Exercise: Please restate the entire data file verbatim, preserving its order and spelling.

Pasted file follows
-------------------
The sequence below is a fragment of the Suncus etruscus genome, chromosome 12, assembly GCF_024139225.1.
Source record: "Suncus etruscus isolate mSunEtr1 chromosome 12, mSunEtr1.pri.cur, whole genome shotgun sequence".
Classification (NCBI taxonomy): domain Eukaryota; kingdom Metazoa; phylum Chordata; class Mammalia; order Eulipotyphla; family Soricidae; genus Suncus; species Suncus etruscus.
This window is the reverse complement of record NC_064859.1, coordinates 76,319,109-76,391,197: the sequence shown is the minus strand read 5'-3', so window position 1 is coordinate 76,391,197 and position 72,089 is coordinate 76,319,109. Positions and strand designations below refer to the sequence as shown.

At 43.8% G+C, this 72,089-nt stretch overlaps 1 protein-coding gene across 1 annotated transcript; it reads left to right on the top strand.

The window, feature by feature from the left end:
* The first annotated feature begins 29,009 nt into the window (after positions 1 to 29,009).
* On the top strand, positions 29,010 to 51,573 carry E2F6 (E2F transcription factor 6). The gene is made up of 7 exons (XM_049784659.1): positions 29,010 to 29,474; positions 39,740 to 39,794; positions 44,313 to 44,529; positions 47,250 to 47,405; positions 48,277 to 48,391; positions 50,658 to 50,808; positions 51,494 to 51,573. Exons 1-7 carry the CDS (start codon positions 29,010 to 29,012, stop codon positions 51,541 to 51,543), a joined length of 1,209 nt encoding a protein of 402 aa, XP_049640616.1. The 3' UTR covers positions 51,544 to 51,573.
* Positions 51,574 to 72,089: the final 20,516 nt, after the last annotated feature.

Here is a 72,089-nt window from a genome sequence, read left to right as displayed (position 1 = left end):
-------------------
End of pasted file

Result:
The sequence below is a fragment of the Suncus etruscus genome, chromosome 12, assembly GCF_024139225.1.
Source record: "Suncus etruscus isolate mSunEtr1 chromosome 12, mSunEtr1.pri.cur, whole genome shotgun sequence".
Classification (NCBI taxonomy): domain Eukaryota; kingdom Metazoa; phylum Chordata; class Mammalia; order Eulipotyphla; family Soricidae; genus Suncus; species Suncus etruscus.
This window is the reverse complement of record NC_064859.1, coordinates 76,319,109-76,391,197: the sequence shown is the minus strand read 5'-3', so window position 1 is coordinate 76,391,197 and position 72,089 is coordinate 76,319,109. Positions and strand designations below refer to the sequence as shown.

At 43.8% G+C, this 72,089-nt stretch overlaps 1 protein-coding gene across 1 annotated transcript; it reads left to right on the top strand.

The window, feature by feature from the left end:
* The first annotated feature begins 29,009 nt into the window (after positions 1 to 29,009).
* On the top strand, positions 29,010 to 51,573 carry E2F6 (E2F transcription factor 6). The gene is made up of 7 exons (XM_049784659.1): positions 29,010 to 29,474; positions 39,740 to 39,794; positions 44,313 to 44,529; positions 47,250 to 47,405; positions 48,277 to 48,391; positions 50,658 to 50,808; positions 51,494 to 51,573. Exons 1-7 carry the CDS (start codon positions 29,010 to 29,012, stop codon positions 51,541 to 51,543), a joined length of 1,209 nt encoding a protein of 402 aa, XP_049640616.1. The 3' UTR covers positions 51,544 to 51,573.
* Positions 51,574 to 72,089: the final 20,516 nt, after the last annotated feature.

Here is a 72,089-nt window from a genome sequence, read left to right as displayed (position 1 = left end):